How do you find the surface that is causing the reflection? In this article, Dale Shirk shows a technique using Polar ETC.
Polar ETC is a program module for the Goldline TEF™ measurement system. By taking 6 measurements with a cardioid microphone and computing the differences between them, a quasi-3D display is generated that shows the arrival time, arrival direction, and strength of reflections in a room. This is very useful for determining which surface is causing a reflection, and for determining certain acoustic metrics, such as Lateral Fraction.
The cardioid measurement mic needs to be accurately oriented in four horizontal directions, North, East, South, and West, if you will, plus up and down. These 6 measurements must be taken with the capsule at the same point in physical space. Typically this is done with the mic mounted in a sort of gimbal arrangement with the capsule at the intersection of the axles. This allows the mic to be aimed in different directions.
I am proposing a simpler arrangement using common items found in most audio practitioner’s junk box. Using a side address studio condenser microphone with a cardioid pattern and some simple mic mounting hardware, we can cobble together a rig to measure polar ETC.
A boom arm of any variety, is mounted onto a mic stand at a 45-degree angle. Onto the end of it we put a 45-degree angle mic mounting tube. See Fig. 1. We put the studio mic with a rotating base on the end, observing the following geometry.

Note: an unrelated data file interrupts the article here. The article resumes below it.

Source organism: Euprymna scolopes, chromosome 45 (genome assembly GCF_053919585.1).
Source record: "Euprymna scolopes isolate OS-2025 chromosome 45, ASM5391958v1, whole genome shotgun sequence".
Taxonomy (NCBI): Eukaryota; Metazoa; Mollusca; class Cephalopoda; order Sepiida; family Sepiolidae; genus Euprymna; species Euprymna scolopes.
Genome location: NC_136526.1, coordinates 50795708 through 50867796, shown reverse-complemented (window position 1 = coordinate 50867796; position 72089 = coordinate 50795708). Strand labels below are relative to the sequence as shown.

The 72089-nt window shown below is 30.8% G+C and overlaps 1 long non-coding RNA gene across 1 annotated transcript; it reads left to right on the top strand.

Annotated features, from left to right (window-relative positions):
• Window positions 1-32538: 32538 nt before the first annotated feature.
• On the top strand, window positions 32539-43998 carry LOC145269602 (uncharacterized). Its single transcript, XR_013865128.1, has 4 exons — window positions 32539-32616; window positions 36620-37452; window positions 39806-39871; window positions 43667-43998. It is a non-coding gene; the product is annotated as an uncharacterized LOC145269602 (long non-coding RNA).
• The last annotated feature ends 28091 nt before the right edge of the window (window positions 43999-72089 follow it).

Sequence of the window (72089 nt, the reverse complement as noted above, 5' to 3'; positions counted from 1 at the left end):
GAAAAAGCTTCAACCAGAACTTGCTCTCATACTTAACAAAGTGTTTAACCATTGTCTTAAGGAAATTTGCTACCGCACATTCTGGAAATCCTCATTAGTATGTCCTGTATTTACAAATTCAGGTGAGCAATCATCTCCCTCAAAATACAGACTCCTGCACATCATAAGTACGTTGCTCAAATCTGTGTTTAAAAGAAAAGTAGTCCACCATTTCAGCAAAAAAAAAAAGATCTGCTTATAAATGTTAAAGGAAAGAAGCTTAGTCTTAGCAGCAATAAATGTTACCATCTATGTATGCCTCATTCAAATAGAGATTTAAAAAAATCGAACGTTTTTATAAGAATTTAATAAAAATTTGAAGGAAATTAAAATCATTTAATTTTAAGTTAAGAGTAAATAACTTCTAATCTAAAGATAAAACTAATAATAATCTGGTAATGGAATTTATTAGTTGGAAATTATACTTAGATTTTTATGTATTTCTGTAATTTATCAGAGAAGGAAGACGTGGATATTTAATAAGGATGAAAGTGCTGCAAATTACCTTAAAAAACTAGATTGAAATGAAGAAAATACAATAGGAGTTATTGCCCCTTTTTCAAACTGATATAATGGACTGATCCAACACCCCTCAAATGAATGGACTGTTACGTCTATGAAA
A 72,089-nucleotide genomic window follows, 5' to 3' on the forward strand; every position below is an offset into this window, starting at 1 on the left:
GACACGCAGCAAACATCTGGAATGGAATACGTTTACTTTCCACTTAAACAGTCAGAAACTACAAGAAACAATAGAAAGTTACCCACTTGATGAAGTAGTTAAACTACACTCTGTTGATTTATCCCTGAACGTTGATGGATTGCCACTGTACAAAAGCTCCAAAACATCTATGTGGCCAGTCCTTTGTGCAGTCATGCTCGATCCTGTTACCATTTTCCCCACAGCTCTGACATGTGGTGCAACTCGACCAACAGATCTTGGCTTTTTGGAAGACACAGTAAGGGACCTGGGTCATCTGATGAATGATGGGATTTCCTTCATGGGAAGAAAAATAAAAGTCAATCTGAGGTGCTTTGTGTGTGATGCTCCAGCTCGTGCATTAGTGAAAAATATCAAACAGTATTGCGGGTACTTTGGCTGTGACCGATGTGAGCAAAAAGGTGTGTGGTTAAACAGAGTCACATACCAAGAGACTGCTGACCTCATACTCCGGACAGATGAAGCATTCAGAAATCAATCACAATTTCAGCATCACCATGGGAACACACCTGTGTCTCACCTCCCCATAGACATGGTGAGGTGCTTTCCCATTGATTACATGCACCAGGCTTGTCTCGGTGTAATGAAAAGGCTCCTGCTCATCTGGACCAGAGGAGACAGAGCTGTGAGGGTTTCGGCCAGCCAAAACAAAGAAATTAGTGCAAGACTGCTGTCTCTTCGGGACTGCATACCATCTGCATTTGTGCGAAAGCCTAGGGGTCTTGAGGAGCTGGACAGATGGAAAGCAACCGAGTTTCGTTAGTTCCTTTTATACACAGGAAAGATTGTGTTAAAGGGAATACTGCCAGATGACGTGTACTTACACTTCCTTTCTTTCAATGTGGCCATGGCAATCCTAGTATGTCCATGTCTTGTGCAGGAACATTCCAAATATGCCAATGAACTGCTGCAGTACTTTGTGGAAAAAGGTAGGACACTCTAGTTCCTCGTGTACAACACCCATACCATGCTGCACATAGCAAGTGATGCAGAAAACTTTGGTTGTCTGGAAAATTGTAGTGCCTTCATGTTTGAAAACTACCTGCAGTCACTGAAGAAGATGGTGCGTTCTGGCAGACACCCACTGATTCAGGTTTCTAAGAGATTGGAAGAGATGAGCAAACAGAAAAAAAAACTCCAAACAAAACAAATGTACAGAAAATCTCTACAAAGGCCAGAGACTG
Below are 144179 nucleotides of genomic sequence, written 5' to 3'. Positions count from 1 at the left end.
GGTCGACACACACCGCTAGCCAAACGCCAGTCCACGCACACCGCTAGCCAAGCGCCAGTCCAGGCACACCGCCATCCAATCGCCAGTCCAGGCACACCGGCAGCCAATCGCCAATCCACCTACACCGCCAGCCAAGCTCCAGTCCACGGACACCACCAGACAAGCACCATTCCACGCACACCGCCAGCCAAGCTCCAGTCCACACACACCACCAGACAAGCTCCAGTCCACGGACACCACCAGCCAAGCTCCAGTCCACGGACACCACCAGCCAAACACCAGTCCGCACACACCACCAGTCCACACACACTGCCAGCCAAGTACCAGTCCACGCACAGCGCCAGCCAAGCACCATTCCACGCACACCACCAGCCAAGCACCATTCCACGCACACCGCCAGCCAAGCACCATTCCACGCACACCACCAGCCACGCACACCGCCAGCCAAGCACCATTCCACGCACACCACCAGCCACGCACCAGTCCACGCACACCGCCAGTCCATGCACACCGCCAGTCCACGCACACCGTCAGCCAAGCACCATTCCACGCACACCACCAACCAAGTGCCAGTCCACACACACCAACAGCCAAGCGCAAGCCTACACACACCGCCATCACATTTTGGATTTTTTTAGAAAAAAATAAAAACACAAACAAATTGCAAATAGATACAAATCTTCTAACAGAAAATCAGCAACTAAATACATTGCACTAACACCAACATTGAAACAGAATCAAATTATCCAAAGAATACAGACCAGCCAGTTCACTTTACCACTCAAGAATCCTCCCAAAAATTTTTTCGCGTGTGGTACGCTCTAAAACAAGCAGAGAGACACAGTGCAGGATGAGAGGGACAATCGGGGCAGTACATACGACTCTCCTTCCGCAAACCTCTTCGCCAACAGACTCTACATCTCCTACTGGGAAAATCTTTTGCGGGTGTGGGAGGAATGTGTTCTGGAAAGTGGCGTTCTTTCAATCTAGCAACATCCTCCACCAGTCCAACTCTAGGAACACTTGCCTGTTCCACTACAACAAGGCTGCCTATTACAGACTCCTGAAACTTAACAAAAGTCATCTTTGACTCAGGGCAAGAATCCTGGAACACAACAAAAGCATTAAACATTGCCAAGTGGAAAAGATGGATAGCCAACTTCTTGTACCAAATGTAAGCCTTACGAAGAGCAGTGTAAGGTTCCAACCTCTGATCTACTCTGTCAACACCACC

- 1. The mic must be vertical.
- 2. The boom arm must be at a 45-degree angle.
- 3. The center line of the boom arm must pass through the mic capsule.
These relationships are drawn onto Figure 2.
In my example I used a Shure KSM-44. I added a male and a female coupler to extend the mounting tube enough to get the proper relationships. Under strong light you can see the actual capsule in most studio mics (Figure 3). I marked the base of the mic and it’s swivel adapter at 90 degree increments using graph paper as a guide (Figure 4).
The four horizontal aiming directions are achieved by rotating the mic in it’s base. The vertical aiming is done by rotating the boom arm 180 degrees as shown in Figure 5, to take the up and down measurement. Be sure you start with the boom arm slid all the way down so it doesn’t change length when you rotate it.
Although a studio condenser mic may not have perfectly flat response or perfect cardioid polar patterns, most will be quite well behaved over the range of 250- 8000 Hz where we are most interested in arrival directions.
Figure 6 shows the composite ETC of all six measurements. Any reflection (vertical spike) that exceeds the threshold (red line) is displayed as a dot on the 3D display. The user can use a cursor to select specific reflections, whose azimuth and elevation are then indicated on the display. ds